Pennsylvanians urged to protect themselves from ticks, mosquitos


HARRISBURG, Pa. (WTAJ) — The Pennsylvania Department of Health reminded Pennsylvanians on Wednesday to take proper steps to protect against tick and mosquito bites.

Secretary of Health Dr. Rachel Levine said that ticks and mosquitoes can carry dangerous diseases that can severely impact an individual’s health if not treated properly.

It is essential that all residents know the proper ways to protect themselves against these serious diseases so they do not get sick. We encourage all Pennsylvanians to get outside and be healthy but do so in the safest way possible

Dr. Rachel Levine, Secretary of Health

Lyme disease is transmitted by ticks. According to the Department of Health, there were 9,009 confirmed and probable cases of lyme disease in Pennsylvania in 2019. Lyme disease can lead to severe symptoms over time if it goes untreated, such as symptoms that affect the heart, nervous system and joints.

An individual is at risk of getting a tick any time they are outside, including in wooded and bushy areas and areas with high grass and leaf litter. Ticks can even be found in the individual’s own yard.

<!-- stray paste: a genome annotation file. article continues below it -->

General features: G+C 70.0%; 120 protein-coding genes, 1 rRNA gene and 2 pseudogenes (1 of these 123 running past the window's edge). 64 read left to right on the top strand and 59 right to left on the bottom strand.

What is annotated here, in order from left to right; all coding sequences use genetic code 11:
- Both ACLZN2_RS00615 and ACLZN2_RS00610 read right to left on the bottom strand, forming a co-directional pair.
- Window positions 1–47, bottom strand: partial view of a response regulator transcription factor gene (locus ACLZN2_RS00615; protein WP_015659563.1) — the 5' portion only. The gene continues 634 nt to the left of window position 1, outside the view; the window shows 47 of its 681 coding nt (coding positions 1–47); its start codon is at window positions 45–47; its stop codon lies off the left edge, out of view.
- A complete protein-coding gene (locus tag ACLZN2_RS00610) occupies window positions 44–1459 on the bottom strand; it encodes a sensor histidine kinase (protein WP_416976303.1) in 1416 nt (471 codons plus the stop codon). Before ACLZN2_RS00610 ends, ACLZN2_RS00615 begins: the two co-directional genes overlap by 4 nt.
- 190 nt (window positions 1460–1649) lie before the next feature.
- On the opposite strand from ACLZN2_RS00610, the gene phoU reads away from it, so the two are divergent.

To reduce your chances of a tick bite:

  • Walk in the center of trails and avoid areas with high grass and leaf litter
  • Use a repellent that contains at least 20% DEET
  • Wear light-colored clothing
  • Conduct full-body tick checks on yourself and on your pets after spending time outdoors
  • Take a bath or shower within 2 hours after coming indoors

Anyone bitten by a tick needs to monitor the area for symptoms and immediately contact their health care provider. The following are a list of lyme disease symptoms:

  • A red, swollen bulls-eye shape rash
  • Fever
  • Chills
  • Headache
  • Fatigue
  • Muscle and joint aches
  • Swollen lymph nodes

Another dangerous disease that Pennsylvanians should be aware of is the West Nile virus, which can be transmitted by mosquitoes that breed in areas with standing water. The Department of Health said that there with seven human cases of the West Nile virus in the state in 2019.

Most people infected do not develop any symptoms, but about one in five people will have symptoms similar to other illnesses, including:

  • Fever
  • Headache
  • Body aches
  • Joint pains
  • Vomiting
  • Diarrhea
  • Rash

The West Nile virus can lead to serious conditions such as brain swelling, meningitis, neck stiffnes, coma, tremors, muscle weakness, disorientation and paralysis.

The Department of Health said that the best way to protect against the West Nile virus is to wear insect repellent containing DEET during the April – October mosquito season, especially during dusk and dawn when mosquitoes are actively feeding.

Pennsylvanians are also encouraged to reduce the amount of standing water around their home by cleaning the gutters on their house, emptying any outside containers and turning over any plastic pools and wheelbarrows when they are not being used.

If you are experiencing symptoms consistent with those caused from an insect or tick, immediately contact your health care provider.

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